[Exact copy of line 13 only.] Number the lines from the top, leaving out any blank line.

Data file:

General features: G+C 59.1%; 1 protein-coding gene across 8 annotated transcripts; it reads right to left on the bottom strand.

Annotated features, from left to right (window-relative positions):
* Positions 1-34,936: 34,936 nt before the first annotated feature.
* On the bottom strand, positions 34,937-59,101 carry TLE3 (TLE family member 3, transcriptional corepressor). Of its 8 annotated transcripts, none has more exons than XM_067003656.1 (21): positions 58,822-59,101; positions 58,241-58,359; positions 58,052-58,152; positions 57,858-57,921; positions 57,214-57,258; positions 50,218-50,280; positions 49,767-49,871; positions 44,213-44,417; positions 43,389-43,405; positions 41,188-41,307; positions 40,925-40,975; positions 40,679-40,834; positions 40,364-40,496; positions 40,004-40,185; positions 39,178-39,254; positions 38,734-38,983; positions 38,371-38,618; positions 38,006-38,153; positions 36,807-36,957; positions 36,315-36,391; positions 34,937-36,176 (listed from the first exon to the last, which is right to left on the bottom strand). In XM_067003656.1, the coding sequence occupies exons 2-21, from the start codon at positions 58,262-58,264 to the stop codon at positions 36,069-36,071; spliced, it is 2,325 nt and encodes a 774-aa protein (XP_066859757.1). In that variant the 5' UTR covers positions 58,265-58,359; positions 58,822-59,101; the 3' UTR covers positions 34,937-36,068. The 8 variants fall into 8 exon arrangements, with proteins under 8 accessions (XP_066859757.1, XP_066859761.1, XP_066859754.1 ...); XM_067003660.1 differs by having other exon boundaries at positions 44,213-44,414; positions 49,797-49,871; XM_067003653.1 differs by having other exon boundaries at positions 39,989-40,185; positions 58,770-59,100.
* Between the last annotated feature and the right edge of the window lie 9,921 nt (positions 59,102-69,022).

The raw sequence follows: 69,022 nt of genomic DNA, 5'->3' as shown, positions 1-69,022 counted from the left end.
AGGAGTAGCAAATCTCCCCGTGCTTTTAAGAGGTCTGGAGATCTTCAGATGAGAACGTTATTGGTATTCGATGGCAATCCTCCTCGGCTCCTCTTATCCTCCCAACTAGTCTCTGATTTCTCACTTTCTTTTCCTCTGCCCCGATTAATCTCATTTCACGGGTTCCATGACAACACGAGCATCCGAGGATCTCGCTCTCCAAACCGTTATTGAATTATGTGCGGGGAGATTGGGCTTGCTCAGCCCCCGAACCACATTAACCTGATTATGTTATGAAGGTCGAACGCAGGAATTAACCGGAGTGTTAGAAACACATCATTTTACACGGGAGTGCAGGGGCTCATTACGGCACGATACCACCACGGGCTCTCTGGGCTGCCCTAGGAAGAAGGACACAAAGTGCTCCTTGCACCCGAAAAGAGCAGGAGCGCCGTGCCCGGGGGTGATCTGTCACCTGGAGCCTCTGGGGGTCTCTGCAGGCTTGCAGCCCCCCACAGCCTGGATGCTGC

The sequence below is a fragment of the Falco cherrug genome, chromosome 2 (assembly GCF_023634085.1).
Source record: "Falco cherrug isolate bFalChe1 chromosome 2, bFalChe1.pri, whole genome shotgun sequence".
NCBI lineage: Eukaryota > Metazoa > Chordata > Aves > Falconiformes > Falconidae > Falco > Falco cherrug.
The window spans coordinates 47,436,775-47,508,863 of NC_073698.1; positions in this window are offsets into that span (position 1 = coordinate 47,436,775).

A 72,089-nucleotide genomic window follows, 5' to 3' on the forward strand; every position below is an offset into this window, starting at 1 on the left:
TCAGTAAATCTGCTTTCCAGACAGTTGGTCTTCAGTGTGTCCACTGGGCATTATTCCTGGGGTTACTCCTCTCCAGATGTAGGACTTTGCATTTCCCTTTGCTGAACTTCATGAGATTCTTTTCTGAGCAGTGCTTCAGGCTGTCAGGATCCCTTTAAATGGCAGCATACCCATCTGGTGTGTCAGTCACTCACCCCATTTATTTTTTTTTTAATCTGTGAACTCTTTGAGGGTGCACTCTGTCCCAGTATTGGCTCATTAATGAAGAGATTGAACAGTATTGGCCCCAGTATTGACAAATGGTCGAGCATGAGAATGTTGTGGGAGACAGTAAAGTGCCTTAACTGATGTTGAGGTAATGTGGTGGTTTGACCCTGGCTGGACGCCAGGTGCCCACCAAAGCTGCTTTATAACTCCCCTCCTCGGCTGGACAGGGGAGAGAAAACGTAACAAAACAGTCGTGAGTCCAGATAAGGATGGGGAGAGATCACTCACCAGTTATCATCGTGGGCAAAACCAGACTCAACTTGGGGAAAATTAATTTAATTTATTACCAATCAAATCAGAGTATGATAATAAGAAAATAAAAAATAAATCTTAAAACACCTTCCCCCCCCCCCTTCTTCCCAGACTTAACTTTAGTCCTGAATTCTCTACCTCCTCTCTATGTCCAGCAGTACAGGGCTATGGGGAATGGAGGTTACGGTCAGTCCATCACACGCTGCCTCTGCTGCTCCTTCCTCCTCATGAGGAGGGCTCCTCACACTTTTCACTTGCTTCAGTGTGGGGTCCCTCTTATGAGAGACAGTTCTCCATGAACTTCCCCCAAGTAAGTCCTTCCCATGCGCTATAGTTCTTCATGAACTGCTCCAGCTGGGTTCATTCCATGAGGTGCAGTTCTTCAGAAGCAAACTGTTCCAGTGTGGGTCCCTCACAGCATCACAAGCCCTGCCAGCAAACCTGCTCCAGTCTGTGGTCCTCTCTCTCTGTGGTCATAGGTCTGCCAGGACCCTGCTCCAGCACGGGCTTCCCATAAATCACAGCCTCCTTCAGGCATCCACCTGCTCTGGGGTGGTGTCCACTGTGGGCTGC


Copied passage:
TCAGTAAATCTGCTTTCCAGACAGTTGGTCTTCAGTGTGTCCACTGGGCATTATTCCTGGGGTTACTCCTCTCCAGATGTAGGACTTTGCATTTCCCTTTGCTGAACTTCATGAGATTCTTTTCTGAGCAGTGCTTCAGGCTGTCAGGATCCCTTTAAATGGCAGCATACCCATCTGGTGTGTCAGTCACTCACCCCATTTATTTTTTTTTTAATCTGTGAACTCTTTGAGGGTGCACTCTGTCCCAGTATTGGCTCATTAATGAAGAGATTGAACAGTATTGGCCCCAGTATTGACAAATGGTCGAGCATGAGAATGTTGTGGGAGACAGTAAAGTGCCTTAACTGATGTTGAGGTAATGTGGTGGTTTGACCCTGGCTGGACGCCAGGTGCCCACCAAAGCTGCTTTATAACTCCCCTCCTCGGCTGGACAGGGGAGAGAAAACGTAACAAAACAGTCGTGAGTCCAGATAAGGATGGGGAGAGATCACTCACCAGTTATCATCGTGGGCAAAACCAGACTCAACTTGGGGAAAATTAATTTAATTTATTACCAATCAAATCAGAGTATGATAATAAGAAAATAAAAAATAAATCTTAAAACACCTTCCCCCCCCCCCTTCTTCCCAGACTTAACTTTAGTCCTGAATTCTCTACCTCCTCTCTATGTCCAGCAGTACAGGGCTATGGGGAATGGAGGTTACGGTCAGTCCATCACACGCTGCCTCTGCTGCTCCTTCCTCCTCATGAGGAGGGCTCCTCACACTTTTCACTTGCTTCAGTGTGGGGTCCCTCTTATGAGAGACAGTTCTCCATGAACTTCCCCCAAGTAAGTCCTTCCCATGCGCTATAGTTCTTCATGAACTGCTCCAGCTGGGTTCATTCCATGAGGTGCAGTTCTTCAGAAGCAAACTGTTCCAGTGTGGGTCCCTCACAGCATCACAAGCCCTGCCAGCAAACCTGCTCCAGTCTGTGGTCCTCTCTCTCTGTGGTCATAGGTCTGCCAGGACCCTGCTCCAGCACGGGCTTCCCATAAATCACAGCCTCCTTCAGGCATCCACCTGCTCTGGGGTGGTGTCCACTGTGGGCTGC